Three years ago, the Howard Hughes Corporation (HHC) bought Las Vegas’s Triple A baseball team, the 51s, with the plan of relocating the team from its outdated facility north of downtown Las Vegas to a new state-of-the-art facility in Summerlin, the company’s massive master-planned community of more than 100,000 people at the western edge of the Las Vegas Valley.
Last week HHC unveiled the preliminary design of Las Vegas Ballpark, its new 10,000-capacity ballpark, designed by the San Francisco office of HOK. It is the latest sign that sports are becoming increasingly important both to Las Vegas’ ambition of becoming a “real city” as well as a driver of a new generation of more urban development. This season also marks the debut of Las Vegas’ NHL franchise, the Golden Knights, playing out of a new arena on the Las Vegas Strip (itself part of a large pedestrian-oriented plaza space on the Strip). The NFL’s Oakland Raiders, meanwhile, will relocate to Sin City in a brand new stadium starting in 2020.
The new baseball park will form the centerpiece of a 400-acre tract called “Downtown Summerlin.” The ballpark will join an existing 1,000-room hotel casino, a large outdoor shopping center that opened in 2014, and a practice rink for the Golden Knights which opened last month. Over the next 10 to 15 years, Hughes expects to fill in the rest of the site with new office buildings, small parks and up to 4,000 urban dwelling units — none of which will be single-family detached homes.
The design, which is still being finalized, will leverage the park’s connection to the desert – the ballpark is a short drive from the color-drenched mountains of the Red Rock National Conservation Area.“There’s something about a project in the desert that’s a little bit different than a project in other places,” said Anton Foss, Managing Principal of HOK’s San Francisco office. The base will be comprised of stucco and earthy burnished blocks. “We’re emphasizing the materiality of the ground — pieces of the project being of the earth,” said Foss.
The other design cue was the legacy of Howard Hughes himself. The aviator and industrialist originally bought up the 25,000-acre parcel that became Summerlin in the 1950s. Development of the land as a master-planned community didn’t begin until the late ’80s. Foss said early plans actually considered trying to incorporate a Hughes museum on site, complete with his legendary Spruce Goose flying boat aircraft.
The idea was abandoned, but it got Foss and his colleagues thinking about Hughes’ aviation legacy. Inspired by aircraft, the upper section is composed of exposed structural steel, glass and metal panels. The roof, Foss promised, “will touch the sky lightly like an aircraft wing.”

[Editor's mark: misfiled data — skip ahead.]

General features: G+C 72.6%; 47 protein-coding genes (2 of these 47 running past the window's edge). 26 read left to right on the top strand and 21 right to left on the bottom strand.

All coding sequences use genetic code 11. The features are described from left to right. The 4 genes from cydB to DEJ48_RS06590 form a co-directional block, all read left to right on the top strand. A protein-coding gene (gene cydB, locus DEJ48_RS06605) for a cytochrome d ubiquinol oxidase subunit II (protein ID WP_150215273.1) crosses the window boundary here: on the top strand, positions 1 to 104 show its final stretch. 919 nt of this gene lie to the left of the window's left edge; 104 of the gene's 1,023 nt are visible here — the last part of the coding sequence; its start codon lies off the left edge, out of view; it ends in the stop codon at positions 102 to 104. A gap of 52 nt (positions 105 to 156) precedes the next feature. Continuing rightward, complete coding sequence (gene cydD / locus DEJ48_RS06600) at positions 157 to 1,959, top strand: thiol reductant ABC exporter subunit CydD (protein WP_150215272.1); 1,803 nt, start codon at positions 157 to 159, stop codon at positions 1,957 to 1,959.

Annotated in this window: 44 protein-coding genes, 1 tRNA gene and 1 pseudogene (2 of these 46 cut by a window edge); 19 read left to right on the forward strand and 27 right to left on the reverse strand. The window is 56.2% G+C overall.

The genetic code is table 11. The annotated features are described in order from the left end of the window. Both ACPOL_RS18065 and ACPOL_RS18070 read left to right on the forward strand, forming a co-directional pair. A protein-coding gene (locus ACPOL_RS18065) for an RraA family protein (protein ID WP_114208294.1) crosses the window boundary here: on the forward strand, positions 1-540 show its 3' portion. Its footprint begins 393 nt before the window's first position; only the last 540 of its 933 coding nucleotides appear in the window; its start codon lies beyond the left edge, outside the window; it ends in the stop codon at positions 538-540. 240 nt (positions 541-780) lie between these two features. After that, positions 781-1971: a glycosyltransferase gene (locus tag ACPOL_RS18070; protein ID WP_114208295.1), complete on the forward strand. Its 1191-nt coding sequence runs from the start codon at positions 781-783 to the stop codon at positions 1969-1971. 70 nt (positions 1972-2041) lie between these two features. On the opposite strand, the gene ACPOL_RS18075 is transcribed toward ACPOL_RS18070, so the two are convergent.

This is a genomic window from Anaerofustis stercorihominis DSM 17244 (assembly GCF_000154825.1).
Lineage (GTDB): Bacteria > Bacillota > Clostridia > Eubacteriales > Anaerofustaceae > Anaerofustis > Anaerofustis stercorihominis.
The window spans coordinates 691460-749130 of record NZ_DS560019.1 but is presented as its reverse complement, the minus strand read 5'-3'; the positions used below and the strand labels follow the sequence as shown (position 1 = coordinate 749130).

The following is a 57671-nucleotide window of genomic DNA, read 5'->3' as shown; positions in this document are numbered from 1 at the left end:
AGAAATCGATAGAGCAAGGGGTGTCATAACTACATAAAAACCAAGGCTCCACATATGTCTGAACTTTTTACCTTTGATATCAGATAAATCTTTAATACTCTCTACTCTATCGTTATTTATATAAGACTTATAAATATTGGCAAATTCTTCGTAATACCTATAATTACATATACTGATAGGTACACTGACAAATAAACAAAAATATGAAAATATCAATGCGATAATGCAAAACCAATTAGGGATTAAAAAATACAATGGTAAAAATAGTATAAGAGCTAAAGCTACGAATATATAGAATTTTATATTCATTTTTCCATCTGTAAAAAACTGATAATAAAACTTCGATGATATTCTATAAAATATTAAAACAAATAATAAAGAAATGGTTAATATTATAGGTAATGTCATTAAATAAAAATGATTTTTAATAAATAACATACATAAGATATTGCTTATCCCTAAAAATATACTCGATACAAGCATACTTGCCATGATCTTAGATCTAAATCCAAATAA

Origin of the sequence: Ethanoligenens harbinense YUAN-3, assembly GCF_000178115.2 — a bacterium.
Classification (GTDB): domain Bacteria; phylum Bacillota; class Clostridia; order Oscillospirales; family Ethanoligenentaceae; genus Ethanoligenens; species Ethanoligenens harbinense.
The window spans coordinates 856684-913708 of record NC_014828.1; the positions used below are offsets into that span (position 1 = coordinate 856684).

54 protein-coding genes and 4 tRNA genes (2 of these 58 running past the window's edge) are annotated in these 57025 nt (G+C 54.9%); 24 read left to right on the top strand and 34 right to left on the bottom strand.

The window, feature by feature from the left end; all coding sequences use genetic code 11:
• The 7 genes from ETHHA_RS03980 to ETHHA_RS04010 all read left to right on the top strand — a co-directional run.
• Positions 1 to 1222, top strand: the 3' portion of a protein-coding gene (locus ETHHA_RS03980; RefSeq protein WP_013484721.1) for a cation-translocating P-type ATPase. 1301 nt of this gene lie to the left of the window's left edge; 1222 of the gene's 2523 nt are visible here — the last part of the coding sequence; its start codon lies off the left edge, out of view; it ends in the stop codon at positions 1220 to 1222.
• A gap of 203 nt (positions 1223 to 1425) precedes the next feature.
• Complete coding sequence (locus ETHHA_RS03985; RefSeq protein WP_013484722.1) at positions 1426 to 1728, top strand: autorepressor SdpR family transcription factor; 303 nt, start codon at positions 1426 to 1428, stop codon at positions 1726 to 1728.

A few Vegas touches are planned for the ballpark, including an outfield pool and an outfield concourse lined with games like ping pong tables and corn hole. Las Vegas usually hosts a few Cactus League games during Spring Training, so the new stadium will feature amenities like a clubhouse and a weight room that are designed to impress major league players.
But the watchword here is more about grace than glitz. The design will eliminate complex vertical circulation like ramps — despite an 18-foot west to-east downward slope, the entire park can be accessed by one 360-degree, sloping circulation system.
The ballpark, estimated to cost $150 million, is scheduled to break ground early next year and open for the 2019 season.
As for the 51s’ current home, Cashman Field, plans for next year include hosting a new minor league soccer franchise which will play alongside the baseball team until the 51s move. Beyond that, there are more question marks. The city is kicking around a variety of ideas, ranging from a sports complex (if the minor league soccer team draws interest, it could lead to a Major League Soccer franchise in a few years) to a new campus for tech giant Amazon, which has invited cities to bid for the chance to host their new headquarters.
The Cashman ballpark dates back to 1983 and is one of the oldest Triple A fields in the country. It is part of a larger complex called Cashman Center, which includes a 100,000-square-foot exhibit hall. Just north of downtown Las Vegas, but cut off by an elevated freeway, the Cashman site is adjacent to a popular outdoor neon museum and a public library. The ongoing redevelopment of downtown Las Vegas has yet to cross over the freeway.
For Tom Warden, Senior Vice President with the Howard Hughes Corporation, the future of both Downtown Summerlin and Downtown Las Vegas are bright. For him, the 400-acre Downtown Summerlin site is a dream opportunity to implement New Urbanist policies devoted to walkable, pedestrian-scaled environments on an unprecedented scale. “To be able to build that way tabula rasa is an exciting thing for planners,” he said.